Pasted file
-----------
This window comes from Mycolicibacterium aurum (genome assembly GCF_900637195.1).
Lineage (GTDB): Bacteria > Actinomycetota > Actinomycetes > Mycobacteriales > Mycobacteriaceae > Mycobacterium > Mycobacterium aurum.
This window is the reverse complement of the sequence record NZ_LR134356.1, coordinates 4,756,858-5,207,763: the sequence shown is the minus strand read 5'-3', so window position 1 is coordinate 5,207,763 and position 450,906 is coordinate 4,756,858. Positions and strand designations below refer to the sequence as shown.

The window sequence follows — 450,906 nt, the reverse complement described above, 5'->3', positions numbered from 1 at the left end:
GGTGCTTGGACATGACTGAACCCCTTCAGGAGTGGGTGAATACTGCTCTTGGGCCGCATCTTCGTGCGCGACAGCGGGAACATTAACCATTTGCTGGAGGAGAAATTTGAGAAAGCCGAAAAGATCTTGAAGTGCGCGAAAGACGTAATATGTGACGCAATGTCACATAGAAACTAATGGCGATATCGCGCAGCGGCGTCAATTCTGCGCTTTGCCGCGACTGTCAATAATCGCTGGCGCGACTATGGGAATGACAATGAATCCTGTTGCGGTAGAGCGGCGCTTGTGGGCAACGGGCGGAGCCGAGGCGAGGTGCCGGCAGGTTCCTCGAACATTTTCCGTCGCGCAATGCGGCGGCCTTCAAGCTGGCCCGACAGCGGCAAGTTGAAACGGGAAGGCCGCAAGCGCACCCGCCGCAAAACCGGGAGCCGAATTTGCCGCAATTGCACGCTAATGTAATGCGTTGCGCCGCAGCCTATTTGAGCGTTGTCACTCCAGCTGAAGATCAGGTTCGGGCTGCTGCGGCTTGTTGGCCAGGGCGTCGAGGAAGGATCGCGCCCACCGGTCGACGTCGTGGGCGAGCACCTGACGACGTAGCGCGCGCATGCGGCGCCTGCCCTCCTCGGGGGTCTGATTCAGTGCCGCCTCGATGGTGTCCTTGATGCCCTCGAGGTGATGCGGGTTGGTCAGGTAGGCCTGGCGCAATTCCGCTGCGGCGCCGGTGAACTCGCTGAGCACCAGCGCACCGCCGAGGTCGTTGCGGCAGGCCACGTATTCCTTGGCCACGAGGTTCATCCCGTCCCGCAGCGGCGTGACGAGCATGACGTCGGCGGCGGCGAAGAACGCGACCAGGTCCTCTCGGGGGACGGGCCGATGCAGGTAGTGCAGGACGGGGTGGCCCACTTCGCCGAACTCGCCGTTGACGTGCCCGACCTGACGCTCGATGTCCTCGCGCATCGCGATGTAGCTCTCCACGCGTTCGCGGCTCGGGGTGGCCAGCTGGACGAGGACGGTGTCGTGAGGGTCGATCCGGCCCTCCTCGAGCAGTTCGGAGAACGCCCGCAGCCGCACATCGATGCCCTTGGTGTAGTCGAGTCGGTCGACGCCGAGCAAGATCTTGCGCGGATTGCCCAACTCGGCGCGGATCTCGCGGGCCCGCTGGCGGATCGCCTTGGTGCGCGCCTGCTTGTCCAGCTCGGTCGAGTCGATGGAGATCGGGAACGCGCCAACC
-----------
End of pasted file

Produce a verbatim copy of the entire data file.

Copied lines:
This window comes from Mycolicibacterium aurum (genome assembly GCF_900637195.1).
Lineage (GTDB): Bacteria > Actinomycetota > Actinomycetes > Mycobacteriales > Mycobacteriaceae > Mycobacterium > Mycobacterium aurum.
This window is the reverse complement of the sequence record NZ_LR134356.1, coordinates 4,756,858-5,207,763: the sequence shown is the minus strand read 5'-3', so window position 1 is coordinate 5,207,763 and position 450,906 is coordinate 4,756,858. Positions and strand designations below refer to the sequence as shown.

The window sequence follows — 450,906 nt, the reverse complement described above, 5'->3', positions numbered from 1 at the left end:
GGTGCTTGGACATGACTGAACCCCTTCAGGAGTGGGTGAATACTGCTCTTGGGCCGCATCTTCGTGCGCGACAGCGGGAACATTAACCATTTGCTGGAGGAGAAATTTGAGAAAGCCGAAAAGATCTTGAAGTGCGCGAAAGACGTAATATGTGACGCAATGTCACATAGAAACTAATGGCGATATCGCGCAGCGGCGTCAATTCTGCGCTTTGCCGCGACTGTCAATAATCGCTGGCGCGACTATGGGAATGACAATGAATCCTGTTGCGGTAGAGCGGCGCTTGTGGGCAACGGGCGGAGCCGAGGCGAGGTGCCGGCAGGTTCCTCGAACATTTTCCGTCGCGCAATGCGGCGGCCTTCAAGCTGGCCCGACAGCGGCAAGTTGAAACGGGAAGGCCGCAAGCGCACCCGCCGCAAAACCGGGAGCCGAATTTGCCGCAATTGCACGCTAATGTAATGCGTTGCGCCGCAGCCTATTTGAGCGTTGTCACTCCAGCTGAAGATCAGGTTCGGGCTGCTGCGGCTTGTTGGCCAGGGCGTCGAGGAAGGATCGCGCCCACCGGTCGACGTCGTGGGCGAGCACCTGACGACGTAGCGCGCGCATGCGGCGCCTGCCCTCCTCGGGGGTCTGATTCAGTGCCGCCTCGATGGTGTCCTTGATGCCCTCGAGGTGATGCGGGTTGGTCAGGTAGGCCTGGCGCAATTCCGCTGCGGCGCCGGTGAACTCGCTGAGCACCAGCGCACCGCCGAGGTCGTTGCGGCAGGCCACGTATTCCTTGGCCACGAGGTTCATCCCGTCCCGCAGCGGCGTGACGAGCATGACGTCGGCGGCGGCGAAGAACGCGACCAGGTCCTCTCGGGGGACGGGCCGATGCAGGTAGTGCAGGACGGGGTGGCCCACTTCGCCGAACTCGCCGTTGACGTGCCCGACCTGACGCTCGATGTCCTCGCGCATCGCGATGTAGCTCTCCACGCGTTCGCGGCTCGGGGTGGCCAGCTGGACGAGGACGGTGTCGTGAGGGTCGATCCGGCCCTCCTCGAGCAGTTCGGAGAACGCCCGCAGCCGCACATCGATGCCCTTGGTGTAGTCGAGTCGGTCGACGCCGAGCAAGATCTTGCGCGGATTGCCCAACTCGGCGCGGATCTCGCGGGCCCGCTGGCGGATCGCCTTGGTGCGCGCCTGCTTGTCCAGCTCGGTCGAGTCGATGGAGATCGGGAACGCGCCAACC